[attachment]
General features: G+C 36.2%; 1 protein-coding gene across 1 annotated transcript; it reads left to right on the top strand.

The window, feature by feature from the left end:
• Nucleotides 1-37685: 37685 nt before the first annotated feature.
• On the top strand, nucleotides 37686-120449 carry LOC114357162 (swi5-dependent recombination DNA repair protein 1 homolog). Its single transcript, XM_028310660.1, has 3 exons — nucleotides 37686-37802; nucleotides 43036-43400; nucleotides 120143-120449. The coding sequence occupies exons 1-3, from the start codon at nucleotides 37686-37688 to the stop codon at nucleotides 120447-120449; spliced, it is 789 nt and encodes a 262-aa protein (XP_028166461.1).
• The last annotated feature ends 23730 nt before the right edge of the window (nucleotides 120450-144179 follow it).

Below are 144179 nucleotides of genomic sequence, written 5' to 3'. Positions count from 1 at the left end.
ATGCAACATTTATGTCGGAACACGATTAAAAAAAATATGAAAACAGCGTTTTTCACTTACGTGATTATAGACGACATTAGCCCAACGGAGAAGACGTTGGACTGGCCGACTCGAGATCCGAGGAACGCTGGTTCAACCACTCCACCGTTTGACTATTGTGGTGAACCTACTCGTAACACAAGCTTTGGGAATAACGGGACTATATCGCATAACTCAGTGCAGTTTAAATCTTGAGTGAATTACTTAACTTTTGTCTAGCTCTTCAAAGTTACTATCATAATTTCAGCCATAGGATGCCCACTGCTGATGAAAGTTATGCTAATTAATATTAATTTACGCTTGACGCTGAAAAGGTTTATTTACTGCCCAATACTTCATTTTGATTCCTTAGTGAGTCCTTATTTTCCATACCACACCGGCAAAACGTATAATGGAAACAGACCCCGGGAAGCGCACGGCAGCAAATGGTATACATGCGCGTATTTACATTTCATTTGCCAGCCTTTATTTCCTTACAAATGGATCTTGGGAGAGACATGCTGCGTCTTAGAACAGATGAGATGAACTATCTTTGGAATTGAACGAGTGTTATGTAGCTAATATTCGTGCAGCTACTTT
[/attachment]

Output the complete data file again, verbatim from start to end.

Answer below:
General features: G+C 36.2%; 1 protein-coding gene across 1 annotated transcript; it reads left to right on the top strand.

The window, feature by feature from the left end:
• Nucleotides 1-37685: 37685 nt before the first annotated feature.
• On the top strand, nucleotides 37686-120449 carry LOC114357162 (swi5-dependent recombination DNA repair protein 1 homolog). Its single transcript, XM_028310660.1, has 3 exons — nucleotides 37686-37802; nucleotides 43036-43400; nucleotides 120143-120449. The coding sequence occupies exons 1-3, from the start codon at nucleotides 37686-37688 to the stop codon at nucleotides 120447-120449; spliced, it is 789 nt and encodes a 262-aa protein (XP_028166461.1).
• The last annotated feature ends 23730 nt before the right edge of the window (nucleotides 120450-144179 follow it).

Below are 144179 nucleotides of genomic sequence, written 5' to 3'. Positions count from 1 at the left end.
ATGCAACATTTATGTCGGAACACGATTAAAAAAAATATGAAAACAGCGTTTTTCACTTACGTGATTATAGACGACATTAGCCCAACGGAGAAGACGTTGGACTGGCCGACTCGAGATCCGAGGAACGCTGGTTCAACCACTCCACCGTTTGACTATTGTGGTGAACCTACTCGTAACACAAGCTTTGGGAATAACGGGACTATATCGCATAACTCAGTGCAGTTTAAATCTTGAGTGAATTACTTAACTTTTGTCTAGCTCTTCAAAGTTACTATCATAATTTCAGCCATAGGATGCCCACTGCTGATGAAAGTTATGCTAATTAATATTAATTTACGCTTGACGCTGAAAAGGTTTATTTACTGCCCAATACTTCATTTTGATTCCTTAGTGAGTCCTTATTTTCCATACCACACCGGCAAAACGTATAATGGAAACAGACCCCGGGAAGCGCACGGCAGCAAATGGTATACATGCGCGTATTTACATTTCATTTGCCAGCCTTTATTTCCTTACAAATGGATCTTGGGAGAGACATGCTGCGTCTTAGAACAGATGAGATGAACTATCTTTGGAATTGAACGAGTGTTATGTAGCTAATATTCGTGCAGCTACTTT